To revitalize the public persona of its leaders, the reform movement has capitalized on Iran’s current state of affairs only to remind the nation that last time one of their own held the Office of the Presidency, the conditions were more tolerable and prosperous. Not surprisingly, after hailing Ayatollah Khatami’s era, the reformists are dumbfounded by any attempt to spoil his accomplishments or dispute his effectiveness. Although the historical conditions that necessitated the emergence of the reform movement in Iran are often overlooked, in the light of the current election, a rudimentary understanding of those years is long overdue.

In essence, there were two political and social circumstances that attributed to the rise of the reform movement in Iran: First, the mounting opposition and discontent with the regime amongst the upper and middle class Iranians became apparent to Shi'a intellectuals who feared for the future of Islam in Iran. Second, the brutality of the regime after the massacres of 1980’s and the chain killings of 1990’s left absolutely no room whatsoever for possible expressions of political dissent.

Consequently, any twinkle of opposition had to emerge from within the establishment to withstand mullahs’ wrath, to boast of any likelihood of survival, and finally to live to tell the tale. Once this phenomenon was born, political activists seized the opportunity to form NGOs and human rights organizations to combat the regime. As a result, the successful election of Mohammad Khatami to become the fifth president of Iran was not the cause but rather the effect of the reformists’ mobilization.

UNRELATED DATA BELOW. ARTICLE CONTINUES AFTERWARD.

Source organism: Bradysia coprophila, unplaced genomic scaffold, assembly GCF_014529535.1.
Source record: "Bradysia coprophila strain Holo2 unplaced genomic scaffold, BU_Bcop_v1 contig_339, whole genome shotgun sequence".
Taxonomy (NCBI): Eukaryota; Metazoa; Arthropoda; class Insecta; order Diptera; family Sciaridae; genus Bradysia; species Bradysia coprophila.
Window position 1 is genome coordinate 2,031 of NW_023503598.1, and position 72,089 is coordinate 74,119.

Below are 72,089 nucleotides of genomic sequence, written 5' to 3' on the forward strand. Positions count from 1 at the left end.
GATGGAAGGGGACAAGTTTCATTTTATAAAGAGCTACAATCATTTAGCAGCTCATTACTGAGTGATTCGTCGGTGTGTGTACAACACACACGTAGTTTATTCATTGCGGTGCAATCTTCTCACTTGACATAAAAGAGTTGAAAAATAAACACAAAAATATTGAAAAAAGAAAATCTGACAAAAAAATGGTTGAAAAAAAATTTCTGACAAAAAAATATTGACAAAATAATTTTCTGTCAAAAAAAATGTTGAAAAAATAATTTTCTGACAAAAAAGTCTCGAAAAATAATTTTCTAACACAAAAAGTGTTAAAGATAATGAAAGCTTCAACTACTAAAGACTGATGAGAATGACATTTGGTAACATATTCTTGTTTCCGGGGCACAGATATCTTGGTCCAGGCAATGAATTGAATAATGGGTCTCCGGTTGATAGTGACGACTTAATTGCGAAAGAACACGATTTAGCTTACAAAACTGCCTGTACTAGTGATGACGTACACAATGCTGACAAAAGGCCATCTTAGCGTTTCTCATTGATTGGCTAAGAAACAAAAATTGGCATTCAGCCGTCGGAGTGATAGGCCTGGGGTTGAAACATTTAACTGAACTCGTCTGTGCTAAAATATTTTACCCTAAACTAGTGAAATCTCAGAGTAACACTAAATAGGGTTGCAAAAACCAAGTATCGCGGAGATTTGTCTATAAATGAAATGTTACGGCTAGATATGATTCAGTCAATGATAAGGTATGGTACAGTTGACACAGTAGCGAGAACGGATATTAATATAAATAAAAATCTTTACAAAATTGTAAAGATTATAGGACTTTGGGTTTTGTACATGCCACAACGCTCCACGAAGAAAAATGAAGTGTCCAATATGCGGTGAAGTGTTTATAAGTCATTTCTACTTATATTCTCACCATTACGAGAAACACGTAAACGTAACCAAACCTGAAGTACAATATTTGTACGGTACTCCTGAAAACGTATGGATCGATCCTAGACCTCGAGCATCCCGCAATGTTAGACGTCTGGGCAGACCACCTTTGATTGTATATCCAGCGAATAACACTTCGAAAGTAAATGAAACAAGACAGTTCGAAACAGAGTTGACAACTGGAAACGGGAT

Another controversy plaguing the reform movement is the vetting process through which presidential candidates are permitted to enter the race. Deriving the selection criteria from Article 115 of Iran’s constitution, the Guardian Council hand-selects only candidates with “religious and political personalities” who have demonstrated their belief in “the fundamental principles of the Islamic Republic of Iran and the official religion of the country.” Simply put, with a single stroke of their pen, the members of Guardian Council eliminate all opposition candidates but retain “the faithful.” Believe it or not, even the reform movement is struggling to legitimize this mockery as an election but stops short of withdrawing from it.

Regardless of the upcoming election’s outcome on June 12, 2009, the reform movement remains to be a decisive force in reining the masses on behalf of the Islamic Republic of Iran and in shaping the regime’s chances of survival. As hardliners eye the Office of the Supreme Leader and consolidate the Faqih’s hold on the armed forces, Iran’s moderate Shi'a clergy is pushing the limits to test our nation’s resolve and thirst for fundamental, meaningful changes in economic, social, and political arenas. At the same time, the reformist leaders are assessing the tolerance of the hardliners with cautious overtures to share the levers of authority before it is too late. In other words, the reformist candidates are asking our nation to place one of them at the helms of power out of sheer desperation and utter apprehension of the alternatives.